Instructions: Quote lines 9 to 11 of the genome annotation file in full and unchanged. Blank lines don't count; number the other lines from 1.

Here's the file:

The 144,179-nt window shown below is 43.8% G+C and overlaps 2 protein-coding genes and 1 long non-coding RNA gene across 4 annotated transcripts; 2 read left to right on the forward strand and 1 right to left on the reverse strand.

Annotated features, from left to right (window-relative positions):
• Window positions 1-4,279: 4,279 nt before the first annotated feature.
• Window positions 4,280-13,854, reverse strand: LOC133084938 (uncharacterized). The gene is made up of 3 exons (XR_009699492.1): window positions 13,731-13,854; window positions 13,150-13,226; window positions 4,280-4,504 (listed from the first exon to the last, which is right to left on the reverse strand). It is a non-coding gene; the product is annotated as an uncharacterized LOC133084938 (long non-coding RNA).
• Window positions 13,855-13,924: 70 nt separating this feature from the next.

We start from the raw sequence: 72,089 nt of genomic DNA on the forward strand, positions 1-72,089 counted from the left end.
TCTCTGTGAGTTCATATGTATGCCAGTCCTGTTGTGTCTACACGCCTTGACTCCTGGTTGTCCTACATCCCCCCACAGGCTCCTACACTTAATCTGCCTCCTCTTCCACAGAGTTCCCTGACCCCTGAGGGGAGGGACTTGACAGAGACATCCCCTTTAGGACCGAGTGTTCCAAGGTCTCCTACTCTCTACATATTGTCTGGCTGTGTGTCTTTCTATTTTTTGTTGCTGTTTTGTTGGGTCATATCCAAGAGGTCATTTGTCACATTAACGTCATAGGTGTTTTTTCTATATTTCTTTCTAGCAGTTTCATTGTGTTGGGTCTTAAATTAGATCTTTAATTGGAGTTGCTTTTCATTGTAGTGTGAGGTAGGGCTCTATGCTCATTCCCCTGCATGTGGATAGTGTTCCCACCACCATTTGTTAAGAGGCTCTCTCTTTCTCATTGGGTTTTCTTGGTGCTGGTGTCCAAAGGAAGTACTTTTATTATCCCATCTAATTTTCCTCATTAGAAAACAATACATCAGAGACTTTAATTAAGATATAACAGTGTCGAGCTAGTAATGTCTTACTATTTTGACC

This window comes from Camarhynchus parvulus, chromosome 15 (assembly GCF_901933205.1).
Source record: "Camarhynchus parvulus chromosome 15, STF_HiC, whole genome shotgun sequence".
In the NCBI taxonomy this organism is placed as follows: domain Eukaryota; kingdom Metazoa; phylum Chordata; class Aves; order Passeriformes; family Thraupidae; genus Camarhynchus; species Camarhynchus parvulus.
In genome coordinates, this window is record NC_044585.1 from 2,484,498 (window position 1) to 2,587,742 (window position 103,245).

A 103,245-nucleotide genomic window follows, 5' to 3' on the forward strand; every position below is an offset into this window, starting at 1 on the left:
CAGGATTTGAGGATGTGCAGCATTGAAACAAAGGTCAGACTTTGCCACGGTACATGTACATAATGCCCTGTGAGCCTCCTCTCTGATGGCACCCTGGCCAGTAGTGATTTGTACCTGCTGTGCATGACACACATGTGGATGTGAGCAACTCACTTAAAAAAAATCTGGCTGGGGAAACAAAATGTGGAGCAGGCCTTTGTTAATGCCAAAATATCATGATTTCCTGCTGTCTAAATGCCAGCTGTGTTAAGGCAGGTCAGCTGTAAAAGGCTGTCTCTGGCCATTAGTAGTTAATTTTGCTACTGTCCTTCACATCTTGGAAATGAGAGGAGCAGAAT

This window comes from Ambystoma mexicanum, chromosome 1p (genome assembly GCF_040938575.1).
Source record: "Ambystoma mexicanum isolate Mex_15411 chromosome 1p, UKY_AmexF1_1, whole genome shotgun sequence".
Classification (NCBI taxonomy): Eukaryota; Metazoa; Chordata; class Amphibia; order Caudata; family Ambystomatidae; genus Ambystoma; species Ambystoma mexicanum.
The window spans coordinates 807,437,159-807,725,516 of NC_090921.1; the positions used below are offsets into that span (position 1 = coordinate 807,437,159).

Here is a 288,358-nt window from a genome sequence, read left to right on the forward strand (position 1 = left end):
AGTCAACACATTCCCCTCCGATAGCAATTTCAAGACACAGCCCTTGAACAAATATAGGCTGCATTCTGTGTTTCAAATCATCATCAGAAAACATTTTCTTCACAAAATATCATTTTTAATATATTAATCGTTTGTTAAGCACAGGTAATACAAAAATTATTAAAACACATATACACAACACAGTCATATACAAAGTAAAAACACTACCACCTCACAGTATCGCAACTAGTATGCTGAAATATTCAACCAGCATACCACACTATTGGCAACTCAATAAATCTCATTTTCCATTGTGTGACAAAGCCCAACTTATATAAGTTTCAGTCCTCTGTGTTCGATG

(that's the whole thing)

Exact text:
Source record: "Camarhynchus parvulus chromosome 15, STF_HiC, whole genome shotgun sequence".
In the NCBI taxonomy this organism is placed as follows: domain Eukaryota; kingdom Metazoa; phylum Chordata; class Aves; order Passeriformes; family Thraupidae; genus Camarhynchus; species Camarhynchus parvulus.
In genome coordinates, this window is record NC_044585.1 from 2,484,498 (window position 1) to 2,587,742 (window position 103,245).